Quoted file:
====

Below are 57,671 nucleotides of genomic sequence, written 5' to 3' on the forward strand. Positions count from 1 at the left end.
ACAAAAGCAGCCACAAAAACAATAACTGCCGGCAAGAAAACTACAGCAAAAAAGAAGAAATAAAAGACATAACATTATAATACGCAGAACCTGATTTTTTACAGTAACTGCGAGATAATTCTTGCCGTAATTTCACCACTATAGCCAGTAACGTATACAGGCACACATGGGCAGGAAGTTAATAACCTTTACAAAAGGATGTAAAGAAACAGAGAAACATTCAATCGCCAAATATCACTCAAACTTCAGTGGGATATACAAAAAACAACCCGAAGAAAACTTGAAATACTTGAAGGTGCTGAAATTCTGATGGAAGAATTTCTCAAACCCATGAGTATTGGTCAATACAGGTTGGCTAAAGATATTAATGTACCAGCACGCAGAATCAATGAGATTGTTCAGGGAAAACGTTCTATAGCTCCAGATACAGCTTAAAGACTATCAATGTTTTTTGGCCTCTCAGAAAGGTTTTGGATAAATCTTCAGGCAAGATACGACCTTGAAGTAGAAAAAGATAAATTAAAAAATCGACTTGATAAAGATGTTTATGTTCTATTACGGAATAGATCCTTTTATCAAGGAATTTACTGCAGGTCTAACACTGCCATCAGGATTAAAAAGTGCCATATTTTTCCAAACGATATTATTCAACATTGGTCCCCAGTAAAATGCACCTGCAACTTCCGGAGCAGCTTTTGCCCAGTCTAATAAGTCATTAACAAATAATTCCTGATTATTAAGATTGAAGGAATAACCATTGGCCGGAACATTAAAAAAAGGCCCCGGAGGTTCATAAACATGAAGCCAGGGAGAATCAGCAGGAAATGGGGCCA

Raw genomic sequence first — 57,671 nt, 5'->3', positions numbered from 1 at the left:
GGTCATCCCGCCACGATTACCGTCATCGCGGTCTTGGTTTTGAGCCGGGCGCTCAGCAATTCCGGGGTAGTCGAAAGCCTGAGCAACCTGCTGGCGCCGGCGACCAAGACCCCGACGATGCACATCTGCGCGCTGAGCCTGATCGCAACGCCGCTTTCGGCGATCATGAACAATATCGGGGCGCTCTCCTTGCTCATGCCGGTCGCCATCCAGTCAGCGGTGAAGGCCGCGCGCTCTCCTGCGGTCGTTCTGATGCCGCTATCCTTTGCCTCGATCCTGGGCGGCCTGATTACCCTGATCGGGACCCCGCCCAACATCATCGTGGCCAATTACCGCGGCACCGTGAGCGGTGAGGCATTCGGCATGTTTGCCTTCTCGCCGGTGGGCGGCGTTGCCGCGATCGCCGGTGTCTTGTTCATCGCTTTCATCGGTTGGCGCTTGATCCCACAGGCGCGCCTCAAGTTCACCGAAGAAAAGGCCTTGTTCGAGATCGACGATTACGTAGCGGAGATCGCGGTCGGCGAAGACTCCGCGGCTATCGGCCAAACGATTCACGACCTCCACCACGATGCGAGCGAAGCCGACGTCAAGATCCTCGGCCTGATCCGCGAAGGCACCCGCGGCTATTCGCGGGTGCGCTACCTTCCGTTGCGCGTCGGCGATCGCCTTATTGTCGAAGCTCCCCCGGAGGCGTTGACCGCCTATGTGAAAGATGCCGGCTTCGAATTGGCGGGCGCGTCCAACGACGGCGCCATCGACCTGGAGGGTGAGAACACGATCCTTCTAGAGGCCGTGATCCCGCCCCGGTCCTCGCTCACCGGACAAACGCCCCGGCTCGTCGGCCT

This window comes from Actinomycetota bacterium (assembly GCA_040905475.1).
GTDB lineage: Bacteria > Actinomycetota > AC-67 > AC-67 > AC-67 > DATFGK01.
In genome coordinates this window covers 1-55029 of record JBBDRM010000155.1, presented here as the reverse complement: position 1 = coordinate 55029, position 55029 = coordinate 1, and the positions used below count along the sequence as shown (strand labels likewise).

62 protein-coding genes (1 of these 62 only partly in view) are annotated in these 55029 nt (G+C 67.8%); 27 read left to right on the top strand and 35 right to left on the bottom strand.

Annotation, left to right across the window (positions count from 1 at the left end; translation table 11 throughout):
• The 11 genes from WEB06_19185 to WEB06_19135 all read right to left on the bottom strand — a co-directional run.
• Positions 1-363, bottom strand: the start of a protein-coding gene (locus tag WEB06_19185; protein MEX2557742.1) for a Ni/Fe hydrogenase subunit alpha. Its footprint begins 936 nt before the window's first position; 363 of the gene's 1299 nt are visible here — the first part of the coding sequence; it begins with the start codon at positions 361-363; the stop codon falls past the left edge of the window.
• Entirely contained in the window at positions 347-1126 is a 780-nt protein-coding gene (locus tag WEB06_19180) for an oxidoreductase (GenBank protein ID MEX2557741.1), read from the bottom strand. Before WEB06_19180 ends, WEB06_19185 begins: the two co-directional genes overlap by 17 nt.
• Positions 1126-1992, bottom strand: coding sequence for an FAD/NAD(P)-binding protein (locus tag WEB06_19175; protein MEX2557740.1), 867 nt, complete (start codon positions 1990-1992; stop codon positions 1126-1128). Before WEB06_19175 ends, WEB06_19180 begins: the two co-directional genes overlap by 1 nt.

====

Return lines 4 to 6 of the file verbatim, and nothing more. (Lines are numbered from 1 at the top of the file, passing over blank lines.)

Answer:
GGTCATCCCGCCACGATTACCGTCATCGCGGTCTTGGTTTTGAGCCGGGCGCTCAGCAATTCCGGGGTAGTCGAAAGCCTGAGCAACCTGCTGGCGCCGGCGACCAAGACCCCGACGATGCACATCTGCGCGCTGAGCCTGATCGCAACGCCGCTTTCGGCGATCATGAACAATATCGGGGCGCTCTCCTTGCTCATGCCGGTCGCCATCCAGTCAGCGGTGAAGGCCGCGCGCTCTCCTGCGGTCGTTCTGATGCCGCTATCCTTTGCCTCGATCCTGGGCGGCCTGATTACCCTGATCGGGACCCCGCCCAACATCATCGTGGCCAATTACCGCGGCACCGTGAGCGGTGAGGCATTCGGCATGTTTGCCTTCTCGCCGGTGGGCGGCGTTGCCGCGATCGCCGGTGTCTTGTTCATCGCTTTCATCGGTTGGCGCTTGATCCCACAGGCGCGCCTCAAGTTCACCGAAGAAAAGGCCTTGTTCGAGATCGACGATTACGTAGCGGAGATCGCGGTCGGCGAAGACTCCGCGGCTATCGGCCAAACGATTCACGACCTCCACCACGATGCGAGCGAAGCCGACGTCAAGATCCTCGGCCTGATCCGCGAAGGCACCCGCGGCTATTCGCGGGTGCGCTACCTTCCGTTGCGCGTCGGCGATCGCCTTATTGTCGAAGCTCCCCCGGAGGCGTTGACCGCCTATGTGAAAGATGCCGGCTTCGAATTGGCGGGCGCGTCCAACGACGGCGCCATCGACCTGGAGGGTGAGAACACGATCCTTCTAGAGGCCGTGATCCCGCCCCGGTCCTCGCTCACCGGACAAACGCCCCGGCTCGTCGGCCT

This window comes from Actinomycetota bacterium (assembly GCA_040905475.1).
GTDB lineage: Bacteria > Actinomycetota > AC-67 > AC-67 > AC-67 > DATFGK01.